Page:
Wednesday, December 21, 2005

Poll Pragmatism

After months of creeping ambivalence, Maila Baje is now growing cautiously confident about the municipal polls being held as scheduled in February.
This optimism doesn't stem exclusively from King Gyanendra's unwavering determination to hold the elections at any cost. Nor does it flow from any firm belief that the Maoists have privately assured the palace they wouldn't actively sabotage the exercise.
The intrinsic beauty of the sovereign people finally taking charge of their affairs after seven long years of limbo, while noble in itself, isn't what has swayed Maila Baje. It's pure pragmatism expected from the political class.
Regardless of what Nepali Congress president Girija Prasad Koirala or UML general secretary Madhav Kumar Nepal may be hollering in public, local politicians of all political stripes know what they stand to lose from a boycott. The power, privileges and patronage associated with local politics provide an addiction only practitioners can perceive.
The opposition alliance's call to boycott the royal regime's polls is likely to receive a less enthusiastic hearing at the local level because of one overriding reason. A large section of the village, municipal and district leaders of the 1990-2002 period started their careers as panchas.
Party ideology may not be that appealing to those who have reaped the fruits of flexibility. (And, of course, more than a few recall how the drafters of the present constitution simply forgot to enshrine local bodies in a separate article, much less its own section.)
To bolster its credentials, King Gyanendra's government might be willing to host the best of international observers. With the major opposition parties sitting on the sidelines, the government wouldn't have to pull a single string to ensure the dominance of the parties led by Ministers Badri Prasad Mandal, Keshar Bahadur Bista, Narayan Singh Pun and the more malleable adherents of Surya Bahadur Thapa and Pashupati Sumshere Rana.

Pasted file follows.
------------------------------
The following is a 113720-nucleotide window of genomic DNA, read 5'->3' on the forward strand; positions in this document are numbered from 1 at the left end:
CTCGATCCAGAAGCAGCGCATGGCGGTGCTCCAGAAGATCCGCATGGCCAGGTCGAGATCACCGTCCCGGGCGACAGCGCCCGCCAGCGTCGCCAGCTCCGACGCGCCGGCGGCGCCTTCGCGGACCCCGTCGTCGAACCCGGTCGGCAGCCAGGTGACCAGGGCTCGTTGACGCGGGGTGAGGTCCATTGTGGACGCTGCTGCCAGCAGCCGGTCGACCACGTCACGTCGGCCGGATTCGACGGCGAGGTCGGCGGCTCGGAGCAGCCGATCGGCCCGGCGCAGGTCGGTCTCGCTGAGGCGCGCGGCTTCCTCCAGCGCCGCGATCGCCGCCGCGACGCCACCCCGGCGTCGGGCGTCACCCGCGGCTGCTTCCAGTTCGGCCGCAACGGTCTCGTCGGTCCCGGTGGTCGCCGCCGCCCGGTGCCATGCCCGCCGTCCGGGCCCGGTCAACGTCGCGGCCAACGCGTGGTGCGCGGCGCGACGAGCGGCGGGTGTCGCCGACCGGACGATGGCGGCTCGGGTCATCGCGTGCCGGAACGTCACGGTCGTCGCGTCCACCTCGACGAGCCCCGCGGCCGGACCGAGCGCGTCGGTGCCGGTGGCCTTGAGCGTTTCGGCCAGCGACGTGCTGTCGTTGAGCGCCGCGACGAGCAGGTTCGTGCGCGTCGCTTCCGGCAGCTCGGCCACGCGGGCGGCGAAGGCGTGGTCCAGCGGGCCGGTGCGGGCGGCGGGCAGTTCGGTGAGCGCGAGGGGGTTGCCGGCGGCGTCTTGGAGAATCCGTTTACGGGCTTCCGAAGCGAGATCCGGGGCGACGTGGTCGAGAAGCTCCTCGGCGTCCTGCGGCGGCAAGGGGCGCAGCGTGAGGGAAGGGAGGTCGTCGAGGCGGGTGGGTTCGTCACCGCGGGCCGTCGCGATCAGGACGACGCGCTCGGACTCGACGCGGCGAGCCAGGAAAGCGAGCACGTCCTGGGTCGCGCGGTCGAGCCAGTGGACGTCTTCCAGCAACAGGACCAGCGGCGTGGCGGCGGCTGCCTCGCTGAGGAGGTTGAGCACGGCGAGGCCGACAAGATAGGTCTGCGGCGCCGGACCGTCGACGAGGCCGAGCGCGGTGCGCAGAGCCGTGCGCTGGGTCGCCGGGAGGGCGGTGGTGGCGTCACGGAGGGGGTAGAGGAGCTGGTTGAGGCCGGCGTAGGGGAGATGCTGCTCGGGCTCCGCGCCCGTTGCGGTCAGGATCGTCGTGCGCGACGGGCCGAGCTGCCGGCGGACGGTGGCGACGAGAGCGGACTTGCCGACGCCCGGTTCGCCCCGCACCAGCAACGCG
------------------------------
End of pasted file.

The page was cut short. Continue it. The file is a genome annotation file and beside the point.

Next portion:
That's where the pragmatism of Koirala and Nepal could blossom. These local satraps, more than the CDOs and Anchal Prashasaks, would frame the environment for the parliamentary elections the monarch has promised in 2007, a year before what he had originally pledged.
Even if the major parties officially stick to their decision to boycott the polls, Maila Baje believes they will allow supporters to stand as independents or as members of other parties.
The alternative – going head-on against the monarch on the streets – still hovers over the nation. Considering the tepidity the political opposition has shown in the last three years, that choice is more than likely to concede to electoral expediency.